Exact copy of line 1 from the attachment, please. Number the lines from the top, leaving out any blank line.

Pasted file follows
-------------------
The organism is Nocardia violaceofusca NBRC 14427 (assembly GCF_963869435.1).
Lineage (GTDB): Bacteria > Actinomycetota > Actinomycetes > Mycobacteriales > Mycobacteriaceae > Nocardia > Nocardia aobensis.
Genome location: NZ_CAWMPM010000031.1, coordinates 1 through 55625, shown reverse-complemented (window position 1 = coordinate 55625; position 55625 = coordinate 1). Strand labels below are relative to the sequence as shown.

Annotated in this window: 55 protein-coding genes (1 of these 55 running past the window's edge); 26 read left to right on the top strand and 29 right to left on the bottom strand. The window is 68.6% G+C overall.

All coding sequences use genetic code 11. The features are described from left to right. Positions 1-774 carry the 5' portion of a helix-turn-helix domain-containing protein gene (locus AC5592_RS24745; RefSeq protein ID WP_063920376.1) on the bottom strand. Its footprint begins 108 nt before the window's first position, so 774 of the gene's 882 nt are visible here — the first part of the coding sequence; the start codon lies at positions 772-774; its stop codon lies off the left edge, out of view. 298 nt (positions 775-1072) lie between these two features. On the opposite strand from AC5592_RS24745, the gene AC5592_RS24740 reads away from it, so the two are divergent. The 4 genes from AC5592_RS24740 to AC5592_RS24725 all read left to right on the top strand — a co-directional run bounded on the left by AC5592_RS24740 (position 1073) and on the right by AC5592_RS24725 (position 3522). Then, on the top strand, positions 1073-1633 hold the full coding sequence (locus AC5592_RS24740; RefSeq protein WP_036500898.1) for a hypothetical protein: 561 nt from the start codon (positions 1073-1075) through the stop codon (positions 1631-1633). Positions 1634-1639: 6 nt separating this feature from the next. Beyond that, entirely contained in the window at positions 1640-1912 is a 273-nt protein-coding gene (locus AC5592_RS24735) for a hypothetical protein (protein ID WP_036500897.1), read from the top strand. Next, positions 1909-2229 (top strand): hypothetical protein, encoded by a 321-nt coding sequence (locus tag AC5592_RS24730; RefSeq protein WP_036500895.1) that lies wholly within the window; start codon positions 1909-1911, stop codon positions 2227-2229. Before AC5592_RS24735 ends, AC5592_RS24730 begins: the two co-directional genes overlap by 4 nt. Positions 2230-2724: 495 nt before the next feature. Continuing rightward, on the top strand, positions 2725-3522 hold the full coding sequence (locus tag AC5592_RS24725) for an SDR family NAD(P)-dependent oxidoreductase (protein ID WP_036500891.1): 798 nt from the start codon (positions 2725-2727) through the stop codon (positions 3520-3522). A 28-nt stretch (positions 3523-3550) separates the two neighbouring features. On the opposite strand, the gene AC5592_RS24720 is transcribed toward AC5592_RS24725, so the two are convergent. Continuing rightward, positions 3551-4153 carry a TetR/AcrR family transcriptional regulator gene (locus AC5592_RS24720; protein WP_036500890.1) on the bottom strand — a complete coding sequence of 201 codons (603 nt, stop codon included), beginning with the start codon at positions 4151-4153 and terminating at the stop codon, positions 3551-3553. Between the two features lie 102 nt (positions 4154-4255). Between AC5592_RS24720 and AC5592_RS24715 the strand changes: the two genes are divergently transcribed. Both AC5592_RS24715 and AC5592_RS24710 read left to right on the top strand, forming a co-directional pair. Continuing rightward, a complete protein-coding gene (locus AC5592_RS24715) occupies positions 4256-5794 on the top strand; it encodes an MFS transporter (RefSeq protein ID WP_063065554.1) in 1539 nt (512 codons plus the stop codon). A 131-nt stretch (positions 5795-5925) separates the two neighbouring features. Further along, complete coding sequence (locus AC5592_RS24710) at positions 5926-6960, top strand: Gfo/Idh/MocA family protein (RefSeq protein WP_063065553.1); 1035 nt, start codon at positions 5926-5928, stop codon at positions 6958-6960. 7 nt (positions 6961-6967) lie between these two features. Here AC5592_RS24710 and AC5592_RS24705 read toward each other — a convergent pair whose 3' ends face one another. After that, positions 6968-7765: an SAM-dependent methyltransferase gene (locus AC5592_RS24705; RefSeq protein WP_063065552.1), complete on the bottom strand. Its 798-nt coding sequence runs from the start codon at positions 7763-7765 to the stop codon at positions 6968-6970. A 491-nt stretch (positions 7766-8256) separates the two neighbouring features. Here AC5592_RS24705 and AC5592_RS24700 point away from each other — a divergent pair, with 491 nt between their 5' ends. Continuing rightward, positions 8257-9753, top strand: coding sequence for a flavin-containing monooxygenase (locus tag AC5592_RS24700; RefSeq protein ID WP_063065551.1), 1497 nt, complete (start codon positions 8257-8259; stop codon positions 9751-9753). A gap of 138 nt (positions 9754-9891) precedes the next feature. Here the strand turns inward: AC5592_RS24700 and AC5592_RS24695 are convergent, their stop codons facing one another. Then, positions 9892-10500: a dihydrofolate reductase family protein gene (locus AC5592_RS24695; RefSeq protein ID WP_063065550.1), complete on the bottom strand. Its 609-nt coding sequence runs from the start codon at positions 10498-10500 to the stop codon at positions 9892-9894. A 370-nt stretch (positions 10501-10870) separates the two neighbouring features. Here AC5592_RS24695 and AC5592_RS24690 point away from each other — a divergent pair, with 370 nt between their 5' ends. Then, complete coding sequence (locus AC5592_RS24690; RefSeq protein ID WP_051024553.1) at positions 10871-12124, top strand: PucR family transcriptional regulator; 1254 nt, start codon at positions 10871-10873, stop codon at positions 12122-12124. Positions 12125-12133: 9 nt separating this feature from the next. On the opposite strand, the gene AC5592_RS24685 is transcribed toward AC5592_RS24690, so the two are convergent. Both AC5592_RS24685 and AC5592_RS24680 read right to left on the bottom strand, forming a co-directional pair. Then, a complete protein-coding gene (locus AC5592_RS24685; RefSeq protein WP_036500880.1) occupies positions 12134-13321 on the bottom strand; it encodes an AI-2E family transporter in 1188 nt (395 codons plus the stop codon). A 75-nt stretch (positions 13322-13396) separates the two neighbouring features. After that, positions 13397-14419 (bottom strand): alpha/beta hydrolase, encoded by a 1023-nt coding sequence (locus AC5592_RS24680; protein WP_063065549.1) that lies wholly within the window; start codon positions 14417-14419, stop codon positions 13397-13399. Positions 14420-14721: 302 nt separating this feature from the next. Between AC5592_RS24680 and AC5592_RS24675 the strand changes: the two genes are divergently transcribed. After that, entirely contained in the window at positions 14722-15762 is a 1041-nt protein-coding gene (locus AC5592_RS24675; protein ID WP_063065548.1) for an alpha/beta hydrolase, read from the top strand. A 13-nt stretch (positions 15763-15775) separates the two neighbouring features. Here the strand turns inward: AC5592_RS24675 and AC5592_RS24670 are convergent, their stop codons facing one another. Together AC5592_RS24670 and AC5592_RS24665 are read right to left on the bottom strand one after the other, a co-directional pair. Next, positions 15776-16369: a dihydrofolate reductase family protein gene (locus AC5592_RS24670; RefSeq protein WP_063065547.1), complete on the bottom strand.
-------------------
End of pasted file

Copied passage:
The organism is Nocardia violaceofusca NBRC 14427 (assembly GCF_963869435.1).